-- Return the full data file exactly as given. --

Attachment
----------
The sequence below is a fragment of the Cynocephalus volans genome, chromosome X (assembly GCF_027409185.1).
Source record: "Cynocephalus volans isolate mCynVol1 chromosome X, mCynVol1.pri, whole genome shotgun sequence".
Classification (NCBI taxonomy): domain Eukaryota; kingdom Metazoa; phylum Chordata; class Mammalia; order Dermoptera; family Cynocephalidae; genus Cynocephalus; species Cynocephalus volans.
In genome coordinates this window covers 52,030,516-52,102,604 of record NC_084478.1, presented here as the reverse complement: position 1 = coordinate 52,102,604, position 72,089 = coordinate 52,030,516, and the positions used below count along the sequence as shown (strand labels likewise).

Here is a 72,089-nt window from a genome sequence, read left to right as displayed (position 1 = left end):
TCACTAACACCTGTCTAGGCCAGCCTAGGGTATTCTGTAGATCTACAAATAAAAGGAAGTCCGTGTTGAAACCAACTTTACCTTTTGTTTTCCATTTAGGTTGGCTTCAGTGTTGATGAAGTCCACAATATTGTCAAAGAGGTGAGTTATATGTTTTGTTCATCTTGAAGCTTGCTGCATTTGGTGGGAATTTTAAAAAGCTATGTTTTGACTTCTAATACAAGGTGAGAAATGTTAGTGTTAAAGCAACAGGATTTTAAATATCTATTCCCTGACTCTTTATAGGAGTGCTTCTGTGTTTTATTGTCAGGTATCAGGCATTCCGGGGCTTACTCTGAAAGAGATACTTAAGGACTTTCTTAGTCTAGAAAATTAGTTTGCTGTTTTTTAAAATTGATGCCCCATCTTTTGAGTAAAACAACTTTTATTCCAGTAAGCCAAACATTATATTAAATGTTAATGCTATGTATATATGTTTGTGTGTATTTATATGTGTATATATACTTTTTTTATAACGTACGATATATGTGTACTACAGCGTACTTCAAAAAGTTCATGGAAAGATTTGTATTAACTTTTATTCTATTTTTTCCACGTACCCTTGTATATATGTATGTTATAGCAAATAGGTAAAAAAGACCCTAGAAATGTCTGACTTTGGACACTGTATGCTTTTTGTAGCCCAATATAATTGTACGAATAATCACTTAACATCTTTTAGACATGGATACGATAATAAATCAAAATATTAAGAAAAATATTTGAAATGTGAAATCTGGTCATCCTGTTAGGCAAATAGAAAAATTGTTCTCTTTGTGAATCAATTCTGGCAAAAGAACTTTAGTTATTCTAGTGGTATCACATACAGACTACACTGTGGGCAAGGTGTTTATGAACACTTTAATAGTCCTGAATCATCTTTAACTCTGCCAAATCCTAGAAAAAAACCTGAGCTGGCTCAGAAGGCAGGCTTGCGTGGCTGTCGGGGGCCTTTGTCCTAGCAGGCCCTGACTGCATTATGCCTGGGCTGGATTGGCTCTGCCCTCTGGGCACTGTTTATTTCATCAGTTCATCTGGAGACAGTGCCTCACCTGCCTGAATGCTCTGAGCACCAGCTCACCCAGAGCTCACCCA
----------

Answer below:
The sequence below is a fragment of the Cynocephalus volans genome, chromosome X (assembly GCF_027409185.1).
Source record: "Cynocephalus volans isolate mCynVol1 chromosome X, mCynVol1.pri, whole genome shotgun sequence".
Classification (NCBI taxonomy): domain Eukaryota; kingdom Metazoa; phylum Chordata; class Mammalia; order Dermoptera; family Cynocephalidae; genus Cynocephalus; species Cynocephalus volans.
In genome coordinates this window covers 52,030,516-52,102,604 of record NC_084478.1, presented here as the reverse complement: position 1 = coordinate 52,102,604, position 72,089 = coordinate 52,030,516, and the positions used below count along the sequence as shown (strand labels likewise).

Here is a 72,089-nt window from a genome sequence, read left to right as displayed (position 1 = left end):
TCACTAACACCTGTCTAGGCCAGCCTAGGGTATTCTGTAGATCTACAAATAAAAGGAAGTCCGTGTTGAAACCAACTTTACCTTTTGTTTTCCATTTAGGTTGGCTTCAGTGTTGATGAAGTCCACAATATTGTCAAAGAGGTGAGTTATATGTTTTGTTCATCTTGAAGCTTGCTGCATTTGGTGGGAATTTTAAAAAGCTATGTTTTGACTTCTAATACAAGGTGAGAAATGTTAGTGTTAAAGCAACAGGATTTTAAATATCTATTCCCTGACTCTTTATAGGAGTGCTTCTGTGTTTTATTGTCAGGTATCAGGCATTCCGGGGCTTACTCTGAAAGAGATACTTAAGGACTTTCTTAGTCTAGAAAATTAGTTTGCTGTTTTTTAAAATTGATGCCCCATCTTTTGAGTAAAACAACTTTTATTCCAGTAAGCCAAACATTATATTAAATGTTAATGCTATGTATATATGTTTGTGTGTATTTATATGTGTATATATACTTTTTTTATAACGTACGATATATGTGTACTACAGCGTACTTCAAAAAGTTCATGGAAAGATTTGTATTAACTTTTATTCTATTTTTTCCACGTACCCTTGTATATATGTATGTTATAGCAAATAGGTAAAAAAGACCCTAGAAATGTCTGACTTTGGACACTGTATGCTTTTTGTAGCCCAATATAATTGTACGAATAATCACTTAACATCTTTTAGACATGGATACGATAATAAATCAAAATATTAAGAAAAATATTTGAAATGTGAAATCTGGTCATCCTGTTAGGCAAATAGAAAAATTGTTCTCTTTGTGAATCAATTCTGGCAAAAGAACTTTAGTTATTCTAGTGGTATCACATACAGACTACACTGTGGGCAAGGTGTTTATGAACACTTTAATAGTCCTGAATCATCTTTAACTCTGCCAAATCCTAGAAAAAAACCTGAGCTGGCTCAGAAGGCAGGCTTGCGTGGCTGTCGGGGGCCTTTGTCCTAGCAGGCCCTGACTGCATTATGCCTGGGCTGGATTGGCTCTGCCCTCTGGGCACTGTTTATTTCATCAGTTCATCTGGAGACAGTGCCTCACCTGCCTGAATGCTCTGAGCACCAGCTCACCCAGAGCTCACCCA